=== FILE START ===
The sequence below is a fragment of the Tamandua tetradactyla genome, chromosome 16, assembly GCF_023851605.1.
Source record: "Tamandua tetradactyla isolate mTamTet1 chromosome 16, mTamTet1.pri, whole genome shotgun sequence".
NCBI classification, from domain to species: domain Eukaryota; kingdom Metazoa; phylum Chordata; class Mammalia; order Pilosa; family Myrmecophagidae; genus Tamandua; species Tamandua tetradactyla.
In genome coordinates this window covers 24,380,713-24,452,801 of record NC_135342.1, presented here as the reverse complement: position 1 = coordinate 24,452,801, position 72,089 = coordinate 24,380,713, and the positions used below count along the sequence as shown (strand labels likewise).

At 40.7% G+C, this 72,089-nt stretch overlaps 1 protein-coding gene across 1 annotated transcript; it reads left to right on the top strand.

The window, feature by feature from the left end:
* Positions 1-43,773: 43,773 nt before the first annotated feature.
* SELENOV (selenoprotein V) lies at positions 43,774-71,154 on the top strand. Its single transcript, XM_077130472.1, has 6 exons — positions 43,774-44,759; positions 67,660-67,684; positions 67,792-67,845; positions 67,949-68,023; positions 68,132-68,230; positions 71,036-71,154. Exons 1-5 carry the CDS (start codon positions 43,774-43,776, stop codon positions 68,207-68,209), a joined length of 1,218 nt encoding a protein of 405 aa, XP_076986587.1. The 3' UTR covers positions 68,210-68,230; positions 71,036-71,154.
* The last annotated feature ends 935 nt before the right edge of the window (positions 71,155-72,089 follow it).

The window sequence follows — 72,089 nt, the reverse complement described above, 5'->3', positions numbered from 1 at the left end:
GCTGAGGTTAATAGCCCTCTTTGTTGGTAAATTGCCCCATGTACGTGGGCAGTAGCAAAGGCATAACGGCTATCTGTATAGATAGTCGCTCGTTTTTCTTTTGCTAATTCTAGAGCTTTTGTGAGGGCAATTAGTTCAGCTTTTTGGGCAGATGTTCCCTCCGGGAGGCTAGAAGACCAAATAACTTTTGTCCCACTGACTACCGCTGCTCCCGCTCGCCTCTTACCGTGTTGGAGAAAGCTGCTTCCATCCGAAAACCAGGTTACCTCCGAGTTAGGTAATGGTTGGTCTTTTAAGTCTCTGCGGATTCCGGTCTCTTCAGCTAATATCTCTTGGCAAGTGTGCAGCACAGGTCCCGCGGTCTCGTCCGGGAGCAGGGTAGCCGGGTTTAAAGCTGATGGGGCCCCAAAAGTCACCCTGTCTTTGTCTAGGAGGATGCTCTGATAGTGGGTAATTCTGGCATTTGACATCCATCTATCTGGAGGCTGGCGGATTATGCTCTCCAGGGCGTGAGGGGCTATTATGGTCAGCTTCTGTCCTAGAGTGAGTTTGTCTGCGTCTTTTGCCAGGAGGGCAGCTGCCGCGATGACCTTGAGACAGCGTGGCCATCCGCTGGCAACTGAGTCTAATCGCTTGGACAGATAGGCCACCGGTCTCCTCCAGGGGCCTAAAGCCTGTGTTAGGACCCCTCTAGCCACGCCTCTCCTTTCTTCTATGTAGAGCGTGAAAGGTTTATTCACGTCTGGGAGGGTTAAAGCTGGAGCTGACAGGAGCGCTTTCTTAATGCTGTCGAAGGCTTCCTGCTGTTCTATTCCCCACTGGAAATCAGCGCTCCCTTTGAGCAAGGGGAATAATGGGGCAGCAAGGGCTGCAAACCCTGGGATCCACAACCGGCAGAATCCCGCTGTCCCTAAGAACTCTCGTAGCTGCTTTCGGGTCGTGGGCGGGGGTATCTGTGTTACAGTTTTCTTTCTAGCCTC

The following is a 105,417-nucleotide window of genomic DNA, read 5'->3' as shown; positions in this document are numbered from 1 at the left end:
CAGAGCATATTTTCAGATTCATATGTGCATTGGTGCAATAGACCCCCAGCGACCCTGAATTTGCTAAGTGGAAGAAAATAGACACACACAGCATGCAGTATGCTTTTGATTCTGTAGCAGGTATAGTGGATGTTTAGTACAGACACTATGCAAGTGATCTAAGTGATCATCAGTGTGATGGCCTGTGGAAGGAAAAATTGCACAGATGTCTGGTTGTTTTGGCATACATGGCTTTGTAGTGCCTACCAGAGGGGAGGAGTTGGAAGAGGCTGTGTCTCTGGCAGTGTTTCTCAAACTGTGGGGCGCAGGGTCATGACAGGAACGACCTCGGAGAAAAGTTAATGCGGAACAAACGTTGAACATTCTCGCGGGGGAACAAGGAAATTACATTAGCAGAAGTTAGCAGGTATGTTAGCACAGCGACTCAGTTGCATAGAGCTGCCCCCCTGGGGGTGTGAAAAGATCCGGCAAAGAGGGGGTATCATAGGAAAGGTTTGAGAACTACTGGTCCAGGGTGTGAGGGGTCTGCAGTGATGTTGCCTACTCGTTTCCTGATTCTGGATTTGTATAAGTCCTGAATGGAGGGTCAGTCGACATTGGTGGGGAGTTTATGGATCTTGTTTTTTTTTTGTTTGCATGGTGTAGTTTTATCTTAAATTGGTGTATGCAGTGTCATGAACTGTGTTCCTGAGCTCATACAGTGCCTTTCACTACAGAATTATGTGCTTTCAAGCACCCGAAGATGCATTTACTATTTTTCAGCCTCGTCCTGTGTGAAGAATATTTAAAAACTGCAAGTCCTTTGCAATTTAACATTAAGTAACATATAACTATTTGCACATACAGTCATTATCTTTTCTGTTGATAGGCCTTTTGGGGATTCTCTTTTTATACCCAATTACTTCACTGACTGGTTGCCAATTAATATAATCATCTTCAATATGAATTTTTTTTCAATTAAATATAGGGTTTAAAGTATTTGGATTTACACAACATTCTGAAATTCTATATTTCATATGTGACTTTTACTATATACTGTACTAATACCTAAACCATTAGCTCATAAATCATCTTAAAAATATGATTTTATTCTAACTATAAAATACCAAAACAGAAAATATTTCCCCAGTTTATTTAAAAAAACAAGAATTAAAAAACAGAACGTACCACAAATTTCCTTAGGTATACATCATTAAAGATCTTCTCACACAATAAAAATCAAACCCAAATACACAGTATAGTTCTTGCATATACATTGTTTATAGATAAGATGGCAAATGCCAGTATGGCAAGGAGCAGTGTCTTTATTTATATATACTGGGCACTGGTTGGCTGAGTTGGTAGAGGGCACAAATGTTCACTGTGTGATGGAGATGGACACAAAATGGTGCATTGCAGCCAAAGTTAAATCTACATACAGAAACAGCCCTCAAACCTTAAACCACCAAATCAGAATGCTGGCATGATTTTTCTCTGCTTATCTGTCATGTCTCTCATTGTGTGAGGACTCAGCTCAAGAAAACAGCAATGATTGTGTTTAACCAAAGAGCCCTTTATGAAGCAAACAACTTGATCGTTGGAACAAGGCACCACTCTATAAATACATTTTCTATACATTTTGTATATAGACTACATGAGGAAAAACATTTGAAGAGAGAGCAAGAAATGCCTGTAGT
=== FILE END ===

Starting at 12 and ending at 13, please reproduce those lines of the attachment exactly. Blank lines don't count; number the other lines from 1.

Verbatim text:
The following is a 105,417-nucleotide window of genomic DNA, read 5'->3' as shown; positions in this document are numbered from 1 at the left end:
CAGAGCATATTTTCAGATTCATATGTGCATTGGTGCAATAGACCCCCAGCGACCCTGAATTTGCTAAGTGGAAGAAAATAGACACACACAGCATGCAGTATGCTTTTGATTCTGTAGCAGGTATAGTGGATGTTTAGTACAGACACTATGCAAGTGATCTAAGTGATCATCAGTGTGATGGCCTGTGGAAGGAAAAATTGCACAGATGTCTGGTTGTTTTGGCATACATGGCTTTGTAGTGCCTACCAGAGGGGAGGAGTTGGAAGAGGCTGTGTCTCTGGCAGTGTTTCTCAAACTGTGGGGCGCAGGGTCATGACAGGAACGACCTCGGAGAAAAGTTAATGCGGAACAAACGTTGAACATTCTCGCGGGGGAACAAGGAAATTACATTAGCAGAAGTTAGCAGGTATGTTAGCACAGCGACTCAGTTGCATAGAGCTGCCCCCCTGGGGGTGTGAAAAGATCCGGCAAAGAGGGGGTATCATAGGAAAGGTTTGAGAACTACTGGTCCAGGGTGTGAGGGGTCTGCAGTGATGTTGCCTACTCGTTTCCTGATTCTGGATTTGTATAAGTCCTGAATGGAGGGTCAGTCGACATTGGTGGGGAGTTTATGGATCTTGTTTTTTTTTTGTTTGCATGGTGTAGTTTTATCTTAAATTGGTGTATGCAGTGTCATGAACTGTGTTCCTGAGCTCATACAGTGCCTTTCACTACAGAATTATGTGCTTTCAAGCACCCGAAGATGCATTTACTATTTTTCAGCCTCGTCCTGTGTGAAGAATATTTAAAAACTGCAAGTCCTTTGCAATTTAACATTAAGTAACATATAACTATTTGCACATACAGTCATTATCTTTTCTGTTGATAGGCCTTTTGGGGATTCTCTTTTTATACCCAATTACTTCACTGACTGGTTGCCAATTAATATAATCATCTTCAATATGAATTTTTTTTCAATTAAATATAGGGTTTAAAGTATTTGGATTTACACAACATTCTGAAATTCTATATTTCATATGTGACTTTTACTATATACTGTACTAATACCTAAACCATTAGCTCATAAATCATCTTAAAAATATGATTTTATTCTAACTATAAAATACCAAAACAGAAAATATTTCCCCAGTTTATTTAAAAAAACAAGAATTAAAAAACAGAACGTACCACAAATTTCCTTAGGTATACATCATTAAAGATCTTCTCACACAATAAAAATCAAACCCAAATACACAGTATAGTTCTTGCATATACATTGTTTATAGATAAGATGGCAAATGCCAGTATGGCAAGGAGCAGTGTCTTTATTTATATATACTGGGCACTGGTTGGCTGAGTTGGTAGAGGGCACAAATGTTCACTGTGTGATGGAGATGGACACAAAATGGTGCATTGCAGCCAAAGTTAAATCTACATACAGAAACAGCCCTCAAACCTTAAACCACCAAATCAGAATGCTGGCATGATTTTTCTCTGCTTATCTGTCATGTCTCTCATTGTGTGAGGACTCAGCTCAAGAAAACAGCAATGATTGTGTTTAACCAAAGAGCCCTTTATGAAGCAAACAACTTGATCGTTGGAACAAGGCACCACTCTATAAATACATTTTCTATACATTTTGTATATAGACTACATGAGGAAAAACATTTGAAGAGAGAGCAAGAAATGCCTGTAGT